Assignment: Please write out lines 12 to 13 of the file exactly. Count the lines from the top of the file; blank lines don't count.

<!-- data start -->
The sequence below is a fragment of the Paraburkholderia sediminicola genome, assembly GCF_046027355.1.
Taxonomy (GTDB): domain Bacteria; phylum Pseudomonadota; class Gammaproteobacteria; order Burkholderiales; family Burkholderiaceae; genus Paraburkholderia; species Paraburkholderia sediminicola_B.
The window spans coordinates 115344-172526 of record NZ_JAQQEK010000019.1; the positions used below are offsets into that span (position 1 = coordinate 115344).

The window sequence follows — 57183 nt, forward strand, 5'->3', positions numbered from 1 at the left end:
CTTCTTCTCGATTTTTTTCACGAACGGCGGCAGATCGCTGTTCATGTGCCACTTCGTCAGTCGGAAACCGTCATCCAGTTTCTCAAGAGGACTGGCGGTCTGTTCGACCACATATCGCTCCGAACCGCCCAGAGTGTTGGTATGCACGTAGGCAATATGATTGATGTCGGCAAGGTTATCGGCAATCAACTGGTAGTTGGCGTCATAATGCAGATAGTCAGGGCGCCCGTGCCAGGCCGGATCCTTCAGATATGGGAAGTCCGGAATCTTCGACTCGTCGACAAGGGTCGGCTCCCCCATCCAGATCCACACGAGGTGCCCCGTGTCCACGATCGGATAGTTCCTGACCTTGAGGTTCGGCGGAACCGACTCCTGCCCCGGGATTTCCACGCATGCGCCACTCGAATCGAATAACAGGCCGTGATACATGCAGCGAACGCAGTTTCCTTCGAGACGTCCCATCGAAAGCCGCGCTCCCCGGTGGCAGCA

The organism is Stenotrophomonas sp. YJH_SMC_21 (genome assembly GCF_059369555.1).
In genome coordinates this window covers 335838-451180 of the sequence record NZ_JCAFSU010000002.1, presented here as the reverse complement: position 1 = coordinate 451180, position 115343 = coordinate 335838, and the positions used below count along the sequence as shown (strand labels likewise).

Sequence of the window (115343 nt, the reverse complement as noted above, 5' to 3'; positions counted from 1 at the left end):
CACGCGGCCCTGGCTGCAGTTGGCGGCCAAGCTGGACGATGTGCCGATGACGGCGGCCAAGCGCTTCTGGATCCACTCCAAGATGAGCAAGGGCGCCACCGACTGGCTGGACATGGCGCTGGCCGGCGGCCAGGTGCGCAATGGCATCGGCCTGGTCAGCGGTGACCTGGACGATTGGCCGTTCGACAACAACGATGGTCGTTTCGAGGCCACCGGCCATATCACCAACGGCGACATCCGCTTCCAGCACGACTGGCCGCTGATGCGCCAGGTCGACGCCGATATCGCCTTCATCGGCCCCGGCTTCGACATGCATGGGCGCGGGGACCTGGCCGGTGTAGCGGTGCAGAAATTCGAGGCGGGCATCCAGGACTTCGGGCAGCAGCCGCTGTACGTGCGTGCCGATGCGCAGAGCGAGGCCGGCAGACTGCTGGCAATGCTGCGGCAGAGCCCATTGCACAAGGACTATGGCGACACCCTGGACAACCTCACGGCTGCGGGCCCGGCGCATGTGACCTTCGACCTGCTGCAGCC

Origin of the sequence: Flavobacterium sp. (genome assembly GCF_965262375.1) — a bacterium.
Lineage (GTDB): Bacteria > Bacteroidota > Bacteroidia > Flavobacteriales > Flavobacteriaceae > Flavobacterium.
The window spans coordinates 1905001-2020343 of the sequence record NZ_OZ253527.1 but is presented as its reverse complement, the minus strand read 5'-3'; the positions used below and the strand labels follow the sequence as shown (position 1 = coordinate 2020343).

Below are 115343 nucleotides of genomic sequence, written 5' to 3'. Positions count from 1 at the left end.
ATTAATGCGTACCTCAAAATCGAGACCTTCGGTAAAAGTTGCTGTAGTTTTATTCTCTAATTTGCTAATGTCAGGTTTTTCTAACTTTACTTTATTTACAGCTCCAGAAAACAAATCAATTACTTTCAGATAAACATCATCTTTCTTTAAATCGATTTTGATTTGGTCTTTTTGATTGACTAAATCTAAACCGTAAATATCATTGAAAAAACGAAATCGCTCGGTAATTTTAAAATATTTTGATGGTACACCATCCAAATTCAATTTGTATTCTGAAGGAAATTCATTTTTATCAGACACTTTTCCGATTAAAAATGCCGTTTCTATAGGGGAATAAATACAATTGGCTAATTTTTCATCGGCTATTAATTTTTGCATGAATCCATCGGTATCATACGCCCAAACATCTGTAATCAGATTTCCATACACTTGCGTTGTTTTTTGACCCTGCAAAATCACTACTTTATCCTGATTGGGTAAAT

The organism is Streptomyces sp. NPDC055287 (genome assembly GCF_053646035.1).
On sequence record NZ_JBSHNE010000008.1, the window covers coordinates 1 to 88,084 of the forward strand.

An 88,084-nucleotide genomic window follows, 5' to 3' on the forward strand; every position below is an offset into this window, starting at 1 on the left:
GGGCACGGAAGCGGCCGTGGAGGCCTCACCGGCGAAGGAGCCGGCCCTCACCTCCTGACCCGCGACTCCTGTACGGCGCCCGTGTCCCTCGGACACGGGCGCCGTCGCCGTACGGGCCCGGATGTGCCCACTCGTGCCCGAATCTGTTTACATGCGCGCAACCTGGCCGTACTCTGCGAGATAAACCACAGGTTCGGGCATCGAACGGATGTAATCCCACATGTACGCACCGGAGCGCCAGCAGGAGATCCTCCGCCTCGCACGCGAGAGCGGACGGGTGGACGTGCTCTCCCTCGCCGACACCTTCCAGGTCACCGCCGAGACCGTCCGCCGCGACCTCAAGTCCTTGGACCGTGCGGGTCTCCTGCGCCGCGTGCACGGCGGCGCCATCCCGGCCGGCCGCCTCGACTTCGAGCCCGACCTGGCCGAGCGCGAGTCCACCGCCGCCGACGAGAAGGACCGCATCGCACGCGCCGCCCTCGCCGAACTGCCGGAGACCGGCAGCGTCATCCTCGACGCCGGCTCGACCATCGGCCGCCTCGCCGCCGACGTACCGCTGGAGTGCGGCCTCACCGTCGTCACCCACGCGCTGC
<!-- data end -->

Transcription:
The window spans coordinates 1905001-2020343 of the sequence record NZ_OZ253527.1 but is presented as its reverse complement, the minus strand read 5'-3'; the positions used below and the strand labels follow the sequence as shown (position 1 = coordinate 2020343).

Below are 115343 nucleotides of genomic sequence, written 5' to 3'. Positions count from 1 at the left end.